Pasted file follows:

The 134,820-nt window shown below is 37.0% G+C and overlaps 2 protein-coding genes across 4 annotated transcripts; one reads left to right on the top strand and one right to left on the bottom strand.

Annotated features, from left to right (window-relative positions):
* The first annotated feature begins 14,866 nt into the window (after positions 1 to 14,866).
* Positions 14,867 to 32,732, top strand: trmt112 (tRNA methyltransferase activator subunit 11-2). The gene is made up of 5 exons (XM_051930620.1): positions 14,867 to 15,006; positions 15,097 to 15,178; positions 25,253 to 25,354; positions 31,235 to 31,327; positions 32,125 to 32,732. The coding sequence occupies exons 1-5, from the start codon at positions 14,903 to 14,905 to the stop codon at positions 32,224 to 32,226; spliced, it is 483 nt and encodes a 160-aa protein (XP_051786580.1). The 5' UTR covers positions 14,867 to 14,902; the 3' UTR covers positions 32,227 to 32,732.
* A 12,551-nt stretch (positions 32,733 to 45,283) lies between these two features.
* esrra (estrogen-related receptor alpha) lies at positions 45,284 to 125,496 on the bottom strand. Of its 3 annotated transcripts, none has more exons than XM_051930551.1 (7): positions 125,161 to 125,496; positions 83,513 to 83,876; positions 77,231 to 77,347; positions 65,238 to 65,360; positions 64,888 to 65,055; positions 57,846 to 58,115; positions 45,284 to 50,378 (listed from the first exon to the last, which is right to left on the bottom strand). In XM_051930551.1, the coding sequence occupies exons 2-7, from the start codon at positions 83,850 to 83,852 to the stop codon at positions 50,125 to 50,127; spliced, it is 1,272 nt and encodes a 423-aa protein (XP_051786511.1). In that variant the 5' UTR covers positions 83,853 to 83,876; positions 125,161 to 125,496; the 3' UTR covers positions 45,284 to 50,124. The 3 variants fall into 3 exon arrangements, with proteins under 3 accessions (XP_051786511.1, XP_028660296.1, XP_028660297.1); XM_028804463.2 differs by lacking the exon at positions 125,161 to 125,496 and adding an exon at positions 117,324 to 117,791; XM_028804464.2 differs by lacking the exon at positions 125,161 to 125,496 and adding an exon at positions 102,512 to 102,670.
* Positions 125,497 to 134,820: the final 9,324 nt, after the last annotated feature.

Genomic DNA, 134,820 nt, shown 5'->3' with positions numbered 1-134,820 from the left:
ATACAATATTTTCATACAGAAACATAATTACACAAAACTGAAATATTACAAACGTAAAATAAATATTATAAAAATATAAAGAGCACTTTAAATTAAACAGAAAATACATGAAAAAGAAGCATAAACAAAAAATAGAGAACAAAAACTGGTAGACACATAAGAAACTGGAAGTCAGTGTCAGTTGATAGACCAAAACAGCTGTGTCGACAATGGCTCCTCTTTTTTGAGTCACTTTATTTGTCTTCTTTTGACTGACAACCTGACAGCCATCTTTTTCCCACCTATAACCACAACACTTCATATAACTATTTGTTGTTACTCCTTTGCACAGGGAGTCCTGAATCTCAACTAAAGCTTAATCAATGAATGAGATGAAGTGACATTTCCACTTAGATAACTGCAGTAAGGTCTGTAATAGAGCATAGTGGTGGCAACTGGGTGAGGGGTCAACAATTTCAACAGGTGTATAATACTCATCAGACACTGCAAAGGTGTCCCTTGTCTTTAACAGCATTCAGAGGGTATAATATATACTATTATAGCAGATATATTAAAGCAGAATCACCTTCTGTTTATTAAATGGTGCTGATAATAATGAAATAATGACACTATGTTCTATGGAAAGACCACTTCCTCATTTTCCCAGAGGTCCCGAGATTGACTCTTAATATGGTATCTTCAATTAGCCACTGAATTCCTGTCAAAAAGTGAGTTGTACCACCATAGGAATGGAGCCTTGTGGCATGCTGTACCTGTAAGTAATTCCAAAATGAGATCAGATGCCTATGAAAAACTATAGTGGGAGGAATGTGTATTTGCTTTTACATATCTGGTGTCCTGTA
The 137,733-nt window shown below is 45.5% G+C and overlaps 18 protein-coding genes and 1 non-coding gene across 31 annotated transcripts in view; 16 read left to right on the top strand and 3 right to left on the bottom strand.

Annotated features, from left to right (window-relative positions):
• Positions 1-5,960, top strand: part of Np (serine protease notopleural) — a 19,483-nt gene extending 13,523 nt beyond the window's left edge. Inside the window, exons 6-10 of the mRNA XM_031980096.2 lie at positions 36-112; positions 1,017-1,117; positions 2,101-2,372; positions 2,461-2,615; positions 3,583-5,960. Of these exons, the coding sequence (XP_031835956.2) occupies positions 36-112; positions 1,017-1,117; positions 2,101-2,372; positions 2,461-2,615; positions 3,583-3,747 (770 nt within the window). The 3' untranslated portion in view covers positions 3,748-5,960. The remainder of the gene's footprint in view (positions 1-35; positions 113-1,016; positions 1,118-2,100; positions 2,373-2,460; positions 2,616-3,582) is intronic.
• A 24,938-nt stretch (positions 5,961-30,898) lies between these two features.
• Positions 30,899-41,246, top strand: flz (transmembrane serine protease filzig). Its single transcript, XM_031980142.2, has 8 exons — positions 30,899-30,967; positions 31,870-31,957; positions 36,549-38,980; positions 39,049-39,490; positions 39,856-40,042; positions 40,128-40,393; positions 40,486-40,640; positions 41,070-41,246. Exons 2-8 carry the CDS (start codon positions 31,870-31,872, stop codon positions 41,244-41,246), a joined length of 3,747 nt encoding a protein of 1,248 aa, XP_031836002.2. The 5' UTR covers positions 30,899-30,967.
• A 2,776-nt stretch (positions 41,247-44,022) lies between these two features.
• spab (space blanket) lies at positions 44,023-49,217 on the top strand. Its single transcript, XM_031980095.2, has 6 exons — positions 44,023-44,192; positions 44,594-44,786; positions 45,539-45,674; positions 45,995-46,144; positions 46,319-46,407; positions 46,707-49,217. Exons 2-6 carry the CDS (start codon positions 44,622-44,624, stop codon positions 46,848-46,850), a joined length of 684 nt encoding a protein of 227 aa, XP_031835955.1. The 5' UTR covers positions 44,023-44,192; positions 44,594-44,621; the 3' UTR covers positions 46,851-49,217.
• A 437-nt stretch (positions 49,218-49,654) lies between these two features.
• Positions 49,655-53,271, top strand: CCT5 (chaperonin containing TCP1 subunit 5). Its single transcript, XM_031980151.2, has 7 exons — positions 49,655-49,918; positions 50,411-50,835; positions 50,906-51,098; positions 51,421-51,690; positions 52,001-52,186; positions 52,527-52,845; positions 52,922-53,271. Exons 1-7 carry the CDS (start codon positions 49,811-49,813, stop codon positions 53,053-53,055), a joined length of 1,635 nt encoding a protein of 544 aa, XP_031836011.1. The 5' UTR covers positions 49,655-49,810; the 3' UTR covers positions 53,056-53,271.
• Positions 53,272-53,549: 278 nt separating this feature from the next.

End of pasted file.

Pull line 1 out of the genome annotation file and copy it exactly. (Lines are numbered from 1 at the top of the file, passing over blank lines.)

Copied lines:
The 134,820-nt window shown below is 37.0% G+C and overlaps 2 protein-coding genes across 4 annotated transcripts; one reads left to right on the top strand and one right to left on the bottom strand.